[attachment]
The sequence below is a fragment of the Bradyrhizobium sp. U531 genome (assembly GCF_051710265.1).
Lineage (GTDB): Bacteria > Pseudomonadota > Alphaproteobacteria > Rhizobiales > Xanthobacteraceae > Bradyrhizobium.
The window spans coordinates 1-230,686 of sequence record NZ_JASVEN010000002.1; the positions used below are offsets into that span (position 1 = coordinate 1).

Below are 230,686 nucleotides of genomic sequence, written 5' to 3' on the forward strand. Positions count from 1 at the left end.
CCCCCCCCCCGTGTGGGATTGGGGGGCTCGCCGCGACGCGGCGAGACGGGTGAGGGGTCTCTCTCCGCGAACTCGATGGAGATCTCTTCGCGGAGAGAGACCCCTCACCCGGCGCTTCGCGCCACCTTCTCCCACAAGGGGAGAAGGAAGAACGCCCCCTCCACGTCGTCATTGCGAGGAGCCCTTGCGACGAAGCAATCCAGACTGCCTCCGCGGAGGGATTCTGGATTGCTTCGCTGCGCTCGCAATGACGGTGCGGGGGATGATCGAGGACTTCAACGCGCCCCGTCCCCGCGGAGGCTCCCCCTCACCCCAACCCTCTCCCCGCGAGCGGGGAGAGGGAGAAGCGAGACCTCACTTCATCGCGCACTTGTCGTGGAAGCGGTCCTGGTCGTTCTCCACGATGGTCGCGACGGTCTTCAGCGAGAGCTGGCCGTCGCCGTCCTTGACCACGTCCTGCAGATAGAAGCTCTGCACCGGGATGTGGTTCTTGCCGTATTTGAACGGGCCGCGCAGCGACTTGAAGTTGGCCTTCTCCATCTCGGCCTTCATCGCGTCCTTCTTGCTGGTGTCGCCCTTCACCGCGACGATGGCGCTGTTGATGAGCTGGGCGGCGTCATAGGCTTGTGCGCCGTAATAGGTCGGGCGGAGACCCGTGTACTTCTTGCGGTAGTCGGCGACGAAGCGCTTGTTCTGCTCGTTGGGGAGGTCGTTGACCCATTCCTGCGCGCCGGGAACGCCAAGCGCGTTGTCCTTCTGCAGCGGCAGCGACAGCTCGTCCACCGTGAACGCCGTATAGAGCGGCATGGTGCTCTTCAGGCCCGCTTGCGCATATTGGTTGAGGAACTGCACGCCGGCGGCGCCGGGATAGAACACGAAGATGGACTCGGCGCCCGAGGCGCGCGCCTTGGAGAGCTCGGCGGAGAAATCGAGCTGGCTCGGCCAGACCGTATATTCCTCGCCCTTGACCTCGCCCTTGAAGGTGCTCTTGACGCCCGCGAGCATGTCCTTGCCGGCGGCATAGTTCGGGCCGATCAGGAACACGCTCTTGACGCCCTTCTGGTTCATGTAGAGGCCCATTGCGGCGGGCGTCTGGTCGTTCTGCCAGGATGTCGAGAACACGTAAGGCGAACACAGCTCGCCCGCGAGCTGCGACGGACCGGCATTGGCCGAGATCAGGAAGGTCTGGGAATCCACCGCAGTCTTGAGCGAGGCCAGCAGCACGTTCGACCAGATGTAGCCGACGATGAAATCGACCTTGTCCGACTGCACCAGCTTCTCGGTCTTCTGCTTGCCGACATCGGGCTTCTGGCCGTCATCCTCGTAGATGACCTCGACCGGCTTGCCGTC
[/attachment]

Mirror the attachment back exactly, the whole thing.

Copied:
The sequence below is a fragment of the Bradyrhizobium sp. U531 genome (assembly GCF_051710265.1).
Lineage (GTDB): Bacteria > Pseudomonadota > Alphaproteobacteria > Rhizobiales > Xanthobacteraceae > Bradyrhizobium.
The window spans coordinates 1-230,686 of sequence record NZ_JASVEN010000002.1; the positions used below are offsets into that span (position 1 = coordinate 1).

Below are 230,686 nucleotides of genomic sequence, written 5' to 3' on the forward strand. Positions count from 1 at the left end.
CCCCCCCCCCGTGTGGGATTGGGGGGCTCGCCGCGACGCGGCGAGACGGGTGAGGGGTCTCTCTCCGCGAACTCGATGGAGATCTCTTCGCGGAGAGAGACCCCTCACCCGGCGCTTCGCGCCACCTTCTCCCACAAGGGGAGAAGGAAGAACGCCCCCTCCACGTCGTCATTGCGAGGAGCCCTTGCGACGAAGCAATCCAGACTGCCTCCGCGGAGGGATTCTGGATTGCTTCGCTGCGCTCGCAATGACGGTGCGGGGGATGATCGAGGACTTCAACGCGCCCCGTCCCCGCGGAGGCTCCCCCTCACCCCAACCCTCTCCCCGCGAGCGGGGAGAGGGAGAAGCGAGACCTCACTTCATCGCGCACTTGTCGTGGAAGCGGTCCTGGTCGTTCTCCACGATGGTCGCGACGGTCTTCAGCGAGAGCTGGCCGTCGCCGTCCTTGACCACGTCCTGCAGATAGAAGCTCTGCACCGGGATGTGGTTCTTGCCGTATTTGAACGGGCCGCGCAGCGACTTGAAGTTGGCCTTCTCCATCTCGGCCTTCATCGCGTCCTTCTTGCTGGTGTCGCCCTTCACCGCGACGATGGCGCTGTTGATGAGCTGGGCGGCGTCATAGGCTTGTGCGCCGTAATAGGTCGGGCGGAGACCCGTGTACTTCTTGCGGTAGTCGGCGACGAAGCGCTTGTTCTGCTCGTTGGGGAGGTCGTTGACCCATTCCTGCGCGCCGGGAACGCCAAGCGCGTTGTCCTTCTGCAGCGGCAGCGACAGCTCGTCCACCGTGAACGCCGTATAGAGCGGCATGGTGCTCTTCAGGCCCGCTTGCGCATATTGGTTGAGGAACTGCACGCCGGCGGCGCCGGGATAGAACACGAAGATGGACTCGGCGCCCGAGGCGCGCGCCTTGGAGAGCTCGGCGGAGAAATCGAGCTGGCTCGGCCAGACCGTATATTCCTCGCCCTTGACCTCGCCCTTGAAGGTGCTCTTGACGCCCGCGAGCATGTCCTTGCCGGCGGCATAGTTCGGGCCGATCAGGAACACGCTCTTGACGCCCTTCTGGTTCATGTAGAGGCCCATTGCGGCGGGCGTCTGGTCGTTCTGCCAGGATGTCGAGAACACGTAAGGCGAACACAGCTCGCCCGCGAGCTGCGACGGACCGGCATTGGCCGAGATCAGGAAGGTCTGGGAATCCACCGCAGTCTTGAGCGAGGCCAGCAGCACGTTCGACCAGATGTAGCCGACGATGAAATCGACCTTGTCCGACTGCACCAGCTTCTCGGTCTTCTGCTTGCCGACATCGGGCTTCTGGCCGTCATCCTCGTAGATGACCTCGACCGGCTTGCCGTC